A cell protein paves the way for the malaria parasite to enter the liver, where it multiplies ten-thousand-fold and is released into the bloodstream, scientists have discovered.
If these results hold up in humans, drugs that target this entry protein might help prevent the spread of disease.
The parasite's entry route has been traced to specialised liver cells called Kupffer cells.
But exactly how the parasite traverses these cells was not clear till now.
A team of scientists at Johns Hopkins University's Bloomberg School of Public Health found that a Kupffer cell protein called CD68 is needed for parasite passage and efficient liver infection.
Mice lacking CD68 had 70 percent fewer parasites in their livers compared to intact animals.
"If this reduction is sufficient to substantially limit blood infections (and thus disease), CD68 may represent a potential new drug target in the fight against malaria," the authors noted in a paper published in The Journal of Experimental Medicine.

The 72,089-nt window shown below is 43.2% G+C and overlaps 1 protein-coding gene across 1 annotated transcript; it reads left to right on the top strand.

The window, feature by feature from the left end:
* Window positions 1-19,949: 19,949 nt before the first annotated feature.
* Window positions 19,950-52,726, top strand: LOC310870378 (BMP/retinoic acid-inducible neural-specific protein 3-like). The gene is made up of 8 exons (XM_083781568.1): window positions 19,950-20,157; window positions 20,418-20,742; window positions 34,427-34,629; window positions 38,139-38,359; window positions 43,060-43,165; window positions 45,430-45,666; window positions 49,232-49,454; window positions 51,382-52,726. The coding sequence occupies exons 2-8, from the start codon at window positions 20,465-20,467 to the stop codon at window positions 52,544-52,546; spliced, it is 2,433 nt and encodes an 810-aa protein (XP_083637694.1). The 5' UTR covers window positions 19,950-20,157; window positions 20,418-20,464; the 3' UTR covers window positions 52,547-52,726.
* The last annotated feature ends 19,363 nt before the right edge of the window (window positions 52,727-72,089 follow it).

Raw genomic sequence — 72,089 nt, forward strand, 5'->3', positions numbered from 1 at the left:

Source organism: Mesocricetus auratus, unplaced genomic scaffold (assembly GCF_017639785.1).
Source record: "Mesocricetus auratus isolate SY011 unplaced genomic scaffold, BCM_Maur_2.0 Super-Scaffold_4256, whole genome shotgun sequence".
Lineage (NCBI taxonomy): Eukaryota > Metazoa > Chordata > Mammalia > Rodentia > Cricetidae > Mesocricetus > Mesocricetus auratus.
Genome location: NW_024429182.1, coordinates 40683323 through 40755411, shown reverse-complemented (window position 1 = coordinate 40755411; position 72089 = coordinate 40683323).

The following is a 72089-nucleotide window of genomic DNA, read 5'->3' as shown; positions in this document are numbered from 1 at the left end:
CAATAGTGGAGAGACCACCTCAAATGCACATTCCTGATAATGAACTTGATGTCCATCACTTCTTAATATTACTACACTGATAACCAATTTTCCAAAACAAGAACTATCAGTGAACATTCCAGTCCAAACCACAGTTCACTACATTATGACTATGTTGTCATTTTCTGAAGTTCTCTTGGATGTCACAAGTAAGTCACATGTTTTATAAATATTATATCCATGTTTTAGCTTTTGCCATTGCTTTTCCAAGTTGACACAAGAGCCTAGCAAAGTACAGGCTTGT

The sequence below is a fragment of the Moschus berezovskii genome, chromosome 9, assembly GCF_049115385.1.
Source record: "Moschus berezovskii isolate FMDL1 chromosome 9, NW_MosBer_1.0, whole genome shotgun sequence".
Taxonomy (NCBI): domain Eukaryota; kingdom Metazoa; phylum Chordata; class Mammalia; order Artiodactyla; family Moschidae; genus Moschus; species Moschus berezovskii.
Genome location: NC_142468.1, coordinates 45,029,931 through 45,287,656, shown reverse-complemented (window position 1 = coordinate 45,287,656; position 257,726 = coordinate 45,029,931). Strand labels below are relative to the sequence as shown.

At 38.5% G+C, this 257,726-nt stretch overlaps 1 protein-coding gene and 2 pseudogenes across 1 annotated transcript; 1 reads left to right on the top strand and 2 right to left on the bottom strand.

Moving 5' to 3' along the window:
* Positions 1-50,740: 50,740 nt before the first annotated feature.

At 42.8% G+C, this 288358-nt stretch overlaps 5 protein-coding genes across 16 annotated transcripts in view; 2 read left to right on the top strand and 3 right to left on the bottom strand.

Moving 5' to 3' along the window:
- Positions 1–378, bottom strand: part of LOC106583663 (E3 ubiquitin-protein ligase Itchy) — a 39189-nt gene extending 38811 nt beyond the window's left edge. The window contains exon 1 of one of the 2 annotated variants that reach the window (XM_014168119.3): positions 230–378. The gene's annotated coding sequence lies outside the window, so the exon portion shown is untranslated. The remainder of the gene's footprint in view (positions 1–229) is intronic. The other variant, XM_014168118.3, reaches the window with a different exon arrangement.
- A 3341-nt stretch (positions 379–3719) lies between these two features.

Malaria is caused by a parasite called Plasmodium falciparum which is transmitted to humans via mosquito bite.
Passage through the liver is essential for the parasite to establish a productive infection and cause disease.
Recent efforts to limit parasite transmission and increase treatment coverage has reduced the number of malaria-related deaths, but the parasite still causes roughly 200 million new infections and half a million deaths worldwide each year.